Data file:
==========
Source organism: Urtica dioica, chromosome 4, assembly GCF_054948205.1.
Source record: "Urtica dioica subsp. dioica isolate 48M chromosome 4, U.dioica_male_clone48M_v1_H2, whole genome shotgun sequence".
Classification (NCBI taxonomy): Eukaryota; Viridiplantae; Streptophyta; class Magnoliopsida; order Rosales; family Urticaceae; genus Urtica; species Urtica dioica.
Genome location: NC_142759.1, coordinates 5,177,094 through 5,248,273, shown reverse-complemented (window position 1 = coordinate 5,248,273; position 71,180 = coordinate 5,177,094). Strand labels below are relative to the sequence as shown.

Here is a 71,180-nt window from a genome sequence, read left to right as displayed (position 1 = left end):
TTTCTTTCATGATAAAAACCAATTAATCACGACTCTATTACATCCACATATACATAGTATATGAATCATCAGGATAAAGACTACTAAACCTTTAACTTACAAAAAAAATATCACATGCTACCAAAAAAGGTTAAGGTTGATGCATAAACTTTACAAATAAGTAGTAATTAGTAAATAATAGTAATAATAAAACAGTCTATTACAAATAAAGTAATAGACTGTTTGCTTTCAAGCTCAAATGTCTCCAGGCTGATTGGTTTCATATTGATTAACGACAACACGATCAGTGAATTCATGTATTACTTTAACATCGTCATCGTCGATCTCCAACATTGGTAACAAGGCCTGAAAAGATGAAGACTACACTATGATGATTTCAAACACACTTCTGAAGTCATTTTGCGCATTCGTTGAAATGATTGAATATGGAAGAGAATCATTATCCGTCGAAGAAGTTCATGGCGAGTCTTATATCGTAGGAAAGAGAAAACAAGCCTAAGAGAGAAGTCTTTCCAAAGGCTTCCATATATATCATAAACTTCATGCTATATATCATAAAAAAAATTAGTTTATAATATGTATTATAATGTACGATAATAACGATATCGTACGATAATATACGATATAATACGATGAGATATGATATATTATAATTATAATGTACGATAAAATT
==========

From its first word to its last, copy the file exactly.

Source organism: Urtica dioica, chromosome 4, assembly GCF_054948205.1.
Source record: "Urtica dioica subsp. dioica isolate 48M chromosome 4, U.dioica_male_clone48M_v1_H2, whole genome shotgun sequence".
Classification (NCBI taxonomy): Eukaryota; Viridiplantae; Streptophyta; class Magnoliopsida; order Rosales; family Urticaceae; genus Urtica; species Urtica dioica.
Genome location: NC_142759.1, coordinates 5,177,094 through 5,248,273, shown reverse-complemented (window position 1 = coordinate 5,248,273; position 71,180 = coordinate 5,177,094). Strand labels below are relative to the sequence as shown.

Here is a 71,180-nt window from a genome sequence, read left to right as displayed (position 1 = left end):
TTTCTTTCATGATAAAAACCAATTAATCACGACTCTATTACATCCACATATACATAGTATATGAATCATCAGGATAAAGACTACTAAACCTTTAACTTACAAAAAAAATATCACATGCTACCAAAAAAGGTTAAGGTTGATGCATAAACTTTACAAATAAGTAGTAATTAGTAAATAATAGTAATAATAAAACAGTCTATTACAAATAAAGTAATAGACTGTTTGCTTTCAAGCTCAAATGTCTCCAGGCTGATTGGTTTCATATTGATTAACGACAACACGATCAGTGAATTCATGTATTACTTTAACATCGTCATCGTCGATCTCCAACATTGGTAACAAGGCCTGAAAAGATGAAGACTACACTATGATGATTTCAAACACACTTCTGAAGTCATTTTGCGCATTCGTTGAAATGATTGAATATGGAAGAGAATCATTATCCGTCGAAGAAGTTCATGGCGAGTCTTATATCGTAGGAAAGAGAAAACAAGCCTAAGAGAGAAGTCTTTCCAAAGGCTTCCATATATATCATAAACTTCATGCTATATATCATAAAAAAAATTAGTTTATAATATGTATTATAATGTACGATAATAACGATATCGTACGATAATATACGATATAATACGATGAGATATGATATATTATAATTATAATGTACGATAAAATT